The Objects of God’s Affection – What We Need for Sustainability in Ministry
Editor’s note: Sa Zhongzi (meaning “sow seeds”) is the pseudonym for an American living in China assisting with the support and strengthening of the Chinese house church. This post is drawn from a series of talks at a China Partnership gathering. It has been edited from transcriptions of the original talk.
I have listened to others talk about what life has been like for them as pastors in the church—how serving the Lord, working harder, and demanding more of the people around them results in a lot of inner turmoil. This inner turmoil is the result of finding your identity in ministry and not in Christ.
As I have listened to others, tears have welled up in my eyes. Why? That experience is my experience, too.
When I began full-time ministry twenty years ago, I had a heart and a passion to reach the Chinese people, but I was riddled with doubt, and did not see a lot of fruit. Even before I was serving full-time, I had started to do this ministry. In the beginning, I had a lot of joy in my heart. But as soon as I started to work in full-time ministry, the joy seemed to disappear. I worked really hard to learn the Chinese language; I worked hard to learn Chinese culture. I studied theology very hard. And yet, even with all this, I did not see a lot of fruit.
Twenty years after that beginning, God called me and my family to move to China and to begin serving in a new context. Almost immediately, things began to happen. Ministry exploded. We were able to start a seminary. We saw amazing fruit, and it is a wonderful testimony of God’s faithfulness. But recently I realized that I, too, have begun to make ministry my idol.
The challenge is to keep our rootedness in Christ. When we have success, it is so easy to find our identity in ministry. When we see ministry fruit, when we see God use us to do things, we become proud and invest even more time in our ministry. Because our identity is not firmly rooted in Christ, we even neglect our families. This does not just happen to pastors or people in full-time ministry, but to everyone. When we do not see success, we get discouraged and become downcast because our identity was not firmly rooted in Christ. Whether we have success or not, the challenge is to find our identity in Christ.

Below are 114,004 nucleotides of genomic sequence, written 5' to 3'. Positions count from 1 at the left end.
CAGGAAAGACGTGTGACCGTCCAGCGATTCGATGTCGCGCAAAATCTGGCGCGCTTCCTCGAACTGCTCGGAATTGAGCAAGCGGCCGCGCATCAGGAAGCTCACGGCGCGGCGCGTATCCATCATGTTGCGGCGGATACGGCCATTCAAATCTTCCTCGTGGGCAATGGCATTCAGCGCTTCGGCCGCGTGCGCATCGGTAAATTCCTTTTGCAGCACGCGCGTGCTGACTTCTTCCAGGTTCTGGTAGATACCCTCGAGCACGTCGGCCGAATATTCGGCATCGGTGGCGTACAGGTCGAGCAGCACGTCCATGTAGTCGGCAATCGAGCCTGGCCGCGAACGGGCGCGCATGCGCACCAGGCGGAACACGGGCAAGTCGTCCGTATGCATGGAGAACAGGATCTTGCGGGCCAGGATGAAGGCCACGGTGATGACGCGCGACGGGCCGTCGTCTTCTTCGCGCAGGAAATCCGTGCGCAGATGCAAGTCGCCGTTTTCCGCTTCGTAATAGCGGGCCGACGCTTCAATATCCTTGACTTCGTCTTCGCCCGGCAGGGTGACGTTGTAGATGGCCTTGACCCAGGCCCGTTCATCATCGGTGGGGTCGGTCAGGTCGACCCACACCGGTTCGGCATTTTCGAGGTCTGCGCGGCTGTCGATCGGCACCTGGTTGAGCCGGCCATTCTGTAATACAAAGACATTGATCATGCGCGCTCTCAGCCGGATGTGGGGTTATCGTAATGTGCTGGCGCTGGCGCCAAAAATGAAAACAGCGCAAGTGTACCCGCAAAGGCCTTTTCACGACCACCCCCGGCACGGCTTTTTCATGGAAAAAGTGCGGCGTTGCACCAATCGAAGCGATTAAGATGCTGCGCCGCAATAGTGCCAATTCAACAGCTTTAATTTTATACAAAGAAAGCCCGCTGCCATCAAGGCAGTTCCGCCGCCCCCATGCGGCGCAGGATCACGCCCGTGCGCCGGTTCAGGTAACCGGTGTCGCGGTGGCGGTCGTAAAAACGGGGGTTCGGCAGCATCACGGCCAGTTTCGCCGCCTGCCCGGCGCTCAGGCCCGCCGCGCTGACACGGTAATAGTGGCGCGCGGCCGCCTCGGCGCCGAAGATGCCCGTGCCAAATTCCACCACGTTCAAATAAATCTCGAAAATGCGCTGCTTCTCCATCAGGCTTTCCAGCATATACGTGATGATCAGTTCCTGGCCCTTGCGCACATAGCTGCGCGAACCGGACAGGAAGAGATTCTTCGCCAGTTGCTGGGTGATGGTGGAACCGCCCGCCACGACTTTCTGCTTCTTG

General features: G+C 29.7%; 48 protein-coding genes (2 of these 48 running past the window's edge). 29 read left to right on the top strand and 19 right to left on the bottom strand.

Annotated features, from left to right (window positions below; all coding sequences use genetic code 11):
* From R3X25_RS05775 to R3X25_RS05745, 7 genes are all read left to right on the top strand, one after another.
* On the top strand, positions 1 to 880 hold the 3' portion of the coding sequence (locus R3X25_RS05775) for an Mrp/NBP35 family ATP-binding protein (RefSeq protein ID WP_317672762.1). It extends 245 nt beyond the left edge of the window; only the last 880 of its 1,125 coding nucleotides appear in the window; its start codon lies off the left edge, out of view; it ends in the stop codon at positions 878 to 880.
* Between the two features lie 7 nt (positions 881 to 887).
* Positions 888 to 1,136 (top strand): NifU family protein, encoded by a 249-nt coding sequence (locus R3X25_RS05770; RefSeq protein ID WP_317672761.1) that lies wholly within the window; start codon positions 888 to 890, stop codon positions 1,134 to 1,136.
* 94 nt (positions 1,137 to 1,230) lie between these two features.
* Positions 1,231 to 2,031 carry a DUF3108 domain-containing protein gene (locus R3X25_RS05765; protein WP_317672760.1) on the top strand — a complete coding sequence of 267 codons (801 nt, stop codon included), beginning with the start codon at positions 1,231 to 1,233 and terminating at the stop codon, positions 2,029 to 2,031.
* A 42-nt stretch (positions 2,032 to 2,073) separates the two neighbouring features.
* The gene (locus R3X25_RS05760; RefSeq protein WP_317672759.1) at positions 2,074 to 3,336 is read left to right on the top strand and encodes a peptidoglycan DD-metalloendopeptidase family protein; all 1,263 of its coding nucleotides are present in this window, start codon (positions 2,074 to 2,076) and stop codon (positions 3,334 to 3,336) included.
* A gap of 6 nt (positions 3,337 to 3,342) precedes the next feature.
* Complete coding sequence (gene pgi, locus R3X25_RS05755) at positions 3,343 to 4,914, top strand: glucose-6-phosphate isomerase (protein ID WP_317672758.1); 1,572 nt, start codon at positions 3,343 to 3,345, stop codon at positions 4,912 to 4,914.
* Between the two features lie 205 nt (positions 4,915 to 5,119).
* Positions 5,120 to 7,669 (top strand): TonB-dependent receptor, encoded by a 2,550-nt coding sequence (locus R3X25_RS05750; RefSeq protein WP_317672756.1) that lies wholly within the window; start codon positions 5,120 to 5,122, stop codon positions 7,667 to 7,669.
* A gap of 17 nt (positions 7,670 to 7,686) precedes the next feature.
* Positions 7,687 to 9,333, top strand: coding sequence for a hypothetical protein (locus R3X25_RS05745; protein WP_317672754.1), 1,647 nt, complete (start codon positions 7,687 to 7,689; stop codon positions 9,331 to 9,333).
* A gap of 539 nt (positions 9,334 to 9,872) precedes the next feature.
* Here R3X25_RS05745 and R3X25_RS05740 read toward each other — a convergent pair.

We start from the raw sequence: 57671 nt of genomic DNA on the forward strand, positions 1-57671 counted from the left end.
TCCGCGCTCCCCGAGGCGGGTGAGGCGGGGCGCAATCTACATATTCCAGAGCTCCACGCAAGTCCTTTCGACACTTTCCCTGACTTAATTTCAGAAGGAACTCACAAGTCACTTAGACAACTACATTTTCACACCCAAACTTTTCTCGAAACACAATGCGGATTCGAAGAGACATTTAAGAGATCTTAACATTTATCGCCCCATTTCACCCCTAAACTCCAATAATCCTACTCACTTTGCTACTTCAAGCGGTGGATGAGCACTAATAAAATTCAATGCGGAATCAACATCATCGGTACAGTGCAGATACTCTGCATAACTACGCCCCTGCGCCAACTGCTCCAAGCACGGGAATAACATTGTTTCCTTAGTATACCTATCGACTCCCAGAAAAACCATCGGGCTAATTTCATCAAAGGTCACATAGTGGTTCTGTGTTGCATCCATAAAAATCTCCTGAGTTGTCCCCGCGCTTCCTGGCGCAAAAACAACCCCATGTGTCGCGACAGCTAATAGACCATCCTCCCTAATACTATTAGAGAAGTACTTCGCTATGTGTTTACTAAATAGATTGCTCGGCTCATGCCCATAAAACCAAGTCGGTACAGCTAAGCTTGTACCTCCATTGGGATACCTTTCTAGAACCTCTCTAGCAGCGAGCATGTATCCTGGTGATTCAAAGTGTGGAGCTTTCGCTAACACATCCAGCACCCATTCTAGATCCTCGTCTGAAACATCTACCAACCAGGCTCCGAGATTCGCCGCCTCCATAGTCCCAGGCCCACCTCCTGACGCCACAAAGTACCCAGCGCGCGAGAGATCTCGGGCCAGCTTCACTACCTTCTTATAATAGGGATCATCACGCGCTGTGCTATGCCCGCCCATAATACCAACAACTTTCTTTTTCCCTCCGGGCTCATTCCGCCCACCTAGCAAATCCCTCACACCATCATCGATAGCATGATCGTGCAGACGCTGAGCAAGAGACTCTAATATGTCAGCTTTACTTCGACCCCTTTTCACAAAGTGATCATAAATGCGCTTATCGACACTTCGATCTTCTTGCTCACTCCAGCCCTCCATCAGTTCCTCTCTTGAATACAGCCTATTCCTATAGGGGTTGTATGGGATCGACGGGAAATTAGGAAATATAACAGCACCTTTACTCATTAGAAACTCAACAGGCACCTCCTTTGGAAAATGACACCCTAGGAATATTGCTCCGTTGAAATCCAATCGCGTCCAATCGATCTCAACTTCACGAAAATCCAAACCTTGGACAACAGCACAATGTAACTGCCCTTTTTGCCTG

We enter our Christian lives with joy and simple happiness, but over the years, we find that joy is waning. We begin to lose our first love, that feeling of passion and understanding about who God is. This applies to all of us.
Over the past thirty to forty years, we have seen different waves of revival in China. The first wave was the revival in the countryside. The second wave of revival was in the cities as we began to see churches pop up in the city centers. Now we are seeing a great revival within the church.
Pastors are beginning to realize that it is about God’s grace and finding our identity in Christ. It is not about ministry success or failure, but rather coming to realize that we ourselves are objects of God’s affection. When we realize we are the objects of God’s affection and the church is the apple of his eye, we turn that realization outward and begin to love other people the way he has loved us.
China Partnership exists to be a bridge—a bridge whose foundation is the grace of God and the gospel of Christ. This gospel bridges the culture and the nation of China and that of the United States. No matter who you are—if you are interacting with Chinese in the United States, or if you are interacting with Chinese in China—you can walk across the bridge of the gospel and cross that gap. You can extend yourself and love others who are not like you. God loved you first, so you can love others.
My prayer is that we will find and understand that our identity is in Christ, and that China Partnership will be about loving those who are in the kingdom, and calling those who are outside of the kingdom into the kingdom. May the Lord bless this ministry and his church.